Beijing's announcement over the weekend that it would initiate anti-secession legislation could only have a limited impact on the local bourse and such a negative influence is expected to subside in one to two days, a market watcher said yesterday.
"The news is expected to cause jitters on the local bourse and trigger some selling as soon as the trading session starts [today]," said Wu Pei-wei (吳佩偉), a portfolio manager who manages a US$30 million fund for ABN-AMRO Asset Management in Taipei.
Investors' confidence could be further eroded by a decline in Wall Street trading on Friday, which could cause foreign investors to hesitate to pour money into Taiwan's stock market, Wu said.
China's state media reported on Friday that Beijing will introduce legislation against secession, which was deemed as a move aimed at Taiwan. The draft law will be submitted during a session of China's parliament starting on Dec. 25, the Xinhua news agency said.
Prior to this political shock, the nation's stock market last week rebounded with an increase of up to NT$223.84 billion, or 1.66 percent, in the market value of wholly listed companies, which aggregated NT$13.70 trillion, compared to previous week and following the legislative elections, according to statistics by Taiwan Stock Exchange Corp (TSE).
The benchmark TAIEX closed 9.91 points lower on Friday at 6009.32 with a turnover of NT$60.21 billion. The New Taiwan dollar traded at NT$32.36 against the US dollar on Friday, an increase of NT$0.115 from a week earlier, after foreign investors bought a net of NT$16.2 billion worth of Taiwan's stocks last week.
In the long term, China's announcement is not expected to repress Taiwan's economic growth, an economist at Citibank Taiwan said.
"It will not stop domestic investment by Taiwanese companies that have advantages in global deployment and the flexibility to bolster economic growth," Citibank Taiwan vice president Cheng Cheng-mount (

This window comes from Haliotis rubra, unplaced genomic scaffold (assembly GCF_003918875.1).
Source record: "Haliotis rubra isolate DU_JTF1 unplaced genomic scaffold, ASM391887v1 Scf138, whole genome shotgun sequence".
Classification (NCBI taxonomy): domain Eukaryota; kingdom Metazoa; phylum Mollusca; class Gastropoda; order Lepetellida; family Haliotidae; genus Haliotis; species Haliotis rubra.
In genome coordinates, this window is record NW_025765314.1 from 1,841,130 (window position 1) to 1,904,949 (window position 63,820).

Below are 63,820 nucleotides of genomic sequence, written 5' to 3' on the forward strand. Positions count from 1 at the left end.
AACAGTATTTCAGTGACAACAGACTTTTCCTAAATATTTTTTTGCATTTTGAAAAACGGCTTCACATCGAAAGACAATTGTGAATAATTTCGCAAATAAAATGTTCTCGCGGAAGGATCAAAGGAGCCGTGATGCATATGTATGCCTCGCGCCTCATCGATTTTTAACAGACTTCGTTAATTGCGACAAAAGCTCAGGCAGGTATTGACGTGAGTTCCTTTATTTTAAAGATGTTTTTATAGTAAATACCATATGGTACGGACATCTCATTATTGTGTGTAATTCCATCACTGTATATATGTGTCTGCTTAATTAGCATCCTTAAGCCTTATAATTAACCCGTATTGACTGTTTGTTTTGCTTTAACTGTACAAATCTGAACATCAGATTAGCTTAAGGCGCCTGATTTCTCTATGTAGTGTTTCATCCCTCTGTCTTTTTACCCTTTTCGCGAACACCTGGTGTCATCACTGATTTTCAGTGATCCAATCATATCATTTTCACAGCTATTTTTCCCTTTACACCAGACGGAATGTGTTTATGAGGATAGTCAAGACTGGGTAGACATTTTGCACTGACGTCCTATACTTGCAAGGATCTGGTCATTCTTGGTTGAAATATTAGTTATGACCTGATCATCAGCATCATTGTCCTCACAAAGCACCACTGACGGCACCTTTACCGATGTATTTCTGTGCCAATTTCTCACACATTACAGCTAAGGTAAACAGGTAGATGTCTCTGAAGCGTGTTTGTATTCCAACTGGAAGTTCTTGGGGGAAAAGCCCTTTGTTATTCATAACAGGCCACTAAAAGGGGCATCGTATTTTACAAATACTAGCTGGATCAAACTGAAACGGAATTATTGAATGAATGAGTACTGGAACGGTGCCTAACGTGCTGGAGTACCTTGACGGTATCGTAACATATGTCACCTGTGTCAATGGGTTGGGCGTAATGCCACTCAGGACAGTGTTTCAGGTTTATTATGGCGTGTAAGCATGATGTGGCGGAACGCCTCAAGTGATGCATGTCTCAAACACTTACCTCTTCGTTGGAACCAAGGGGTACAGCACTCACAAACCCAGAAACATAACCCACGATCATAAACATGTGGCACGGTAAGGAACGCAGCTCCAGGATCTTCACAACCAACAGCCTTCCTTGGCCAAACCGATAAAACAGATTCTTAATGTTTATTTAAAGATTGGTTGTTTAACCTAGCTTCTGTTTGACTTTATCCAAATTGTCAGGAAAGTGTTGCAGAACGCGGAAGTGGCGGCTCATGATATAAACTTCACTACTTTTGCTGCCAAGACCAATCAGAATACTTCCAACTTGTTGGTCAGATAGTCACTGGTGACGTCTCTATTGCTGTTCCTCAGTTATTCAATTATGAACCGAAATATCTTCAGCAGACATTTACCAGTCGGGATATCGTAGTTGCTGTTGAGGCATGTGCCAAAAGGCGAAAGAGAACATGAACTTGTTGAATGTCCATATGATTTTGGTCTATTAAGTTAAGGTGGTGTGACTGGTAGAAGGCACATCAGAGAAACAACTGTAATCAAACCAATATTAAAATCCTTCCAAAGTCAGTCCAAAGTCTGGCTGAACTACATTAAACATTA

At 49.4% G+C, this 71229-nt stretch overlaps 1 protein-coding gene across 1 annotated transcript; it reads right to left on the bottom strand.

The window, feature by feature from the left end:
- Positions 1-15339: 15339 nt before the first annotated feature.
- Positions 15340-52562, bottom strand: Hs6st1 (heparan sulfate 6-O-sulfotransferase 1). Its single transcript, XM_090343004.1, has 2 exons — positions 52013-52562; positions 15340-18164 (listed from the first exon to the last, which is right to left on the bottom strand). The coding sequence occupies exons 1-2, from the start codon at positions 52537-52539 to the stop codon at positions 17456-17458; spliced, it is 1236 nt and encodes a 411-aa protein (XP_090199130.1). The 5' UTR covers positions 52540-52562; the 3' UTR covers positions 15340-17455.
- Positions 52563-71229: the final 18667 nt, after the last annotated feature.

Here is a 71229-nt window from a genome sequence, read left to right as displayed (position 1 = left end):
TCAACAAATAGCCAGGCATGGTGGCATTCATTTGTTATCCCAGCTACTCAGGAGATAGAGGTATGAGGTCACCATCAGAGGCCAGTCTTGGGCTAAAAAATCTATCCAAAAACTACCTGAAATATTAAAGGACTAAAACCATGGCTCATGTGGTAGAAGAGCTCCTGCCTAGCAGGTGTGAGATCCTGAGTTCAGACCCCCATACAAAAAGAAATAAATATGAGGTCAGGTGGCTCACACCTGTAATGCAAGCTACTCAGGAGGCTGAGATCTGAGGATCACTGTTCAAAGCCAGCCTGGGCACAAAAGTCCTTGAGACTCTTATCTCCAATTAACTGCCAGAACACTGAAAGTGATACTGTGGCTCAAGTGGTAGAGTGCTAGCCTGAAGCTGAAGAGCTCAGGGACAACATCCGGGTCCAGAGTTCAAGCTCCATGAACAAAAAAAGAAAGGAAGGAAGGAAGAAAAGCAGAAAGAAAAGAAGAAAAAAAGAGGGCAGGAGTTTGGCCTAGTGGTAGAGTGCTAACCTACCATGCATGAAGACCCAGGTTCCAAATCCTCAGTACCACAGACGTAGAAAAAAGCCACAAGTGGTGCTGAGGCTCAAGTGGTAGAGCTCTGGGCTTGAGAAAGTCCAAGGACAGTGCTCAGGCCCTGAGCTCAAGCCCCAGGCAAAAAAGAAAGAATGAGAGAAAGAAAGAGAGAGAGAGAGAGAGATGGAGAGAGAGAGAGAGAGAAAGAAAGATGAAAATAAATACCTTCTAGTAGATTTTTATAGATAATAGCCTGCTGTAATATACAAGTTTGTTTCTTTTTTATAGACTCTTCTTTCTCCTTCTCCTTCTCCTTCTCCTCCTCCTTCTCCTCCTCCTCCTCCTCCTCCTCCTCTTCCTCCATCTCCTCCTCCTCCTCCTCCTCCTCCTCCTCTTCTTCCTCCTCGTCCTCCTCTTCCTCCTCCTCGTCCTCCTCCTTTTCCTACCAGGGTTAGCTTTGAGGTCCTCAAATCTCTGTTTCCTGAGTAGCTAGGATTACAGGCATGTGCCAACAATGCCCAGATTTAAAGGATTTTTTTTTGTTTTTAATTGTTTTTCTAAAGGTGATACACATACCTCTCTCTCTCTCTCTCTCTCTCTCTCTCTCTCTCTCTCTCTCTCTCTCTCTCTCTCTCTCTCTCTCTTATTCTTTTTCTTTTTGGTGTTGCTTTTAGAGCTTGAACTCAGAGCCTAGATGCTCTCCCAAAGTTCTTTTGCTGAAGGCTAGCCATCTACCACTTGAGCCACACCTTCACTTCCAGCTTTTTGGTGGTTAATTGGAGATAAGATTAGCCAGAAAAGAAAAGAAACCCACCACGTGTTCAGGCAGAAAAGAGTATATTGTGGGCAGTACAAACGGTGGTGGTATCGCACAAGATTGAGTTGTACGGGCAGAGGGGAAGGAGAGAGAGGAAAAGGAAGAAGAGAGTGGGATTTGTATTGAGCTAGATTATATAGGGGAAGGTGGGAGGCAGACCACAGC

Despite Beijing's intention to reiterate its sovereignty over Taiwan in the international arena and therefore increase political risks across the Taiwan Strait, Cheng said he doesn't expect the latest cross-strait development to have a major impact on foreign direct investment here.
He said foreign investments in Taiwan already shrank years ago, after they shifted to China, the world's largest manufacturing base today.
Taiwan has received foreign investments of US$2.91 billion in the first 10 months of this year, according to figures by the Investment Commission under Ministry of Economic Affairs.
Foreign investment in Taiwan saw an all-time peak in 2000 of US$7.56 billion, and has followed a downward trend since then, accor-ding to the commission's statistics.
Stable cross-strait relations remains crucial to Taiwan, as Fitch Ratings last week confirmed its A+ sovereign rating for Taiwan and its AA rating for the local currency, citing a positive outcome of the legislative elections with regard to maintaining the cross-strait status quo.
Another international rating agency, Standards and Poors, maintained its negative outlook on Taiwan, citing the nation's weakening fiscal flexibility and rising tensions with China.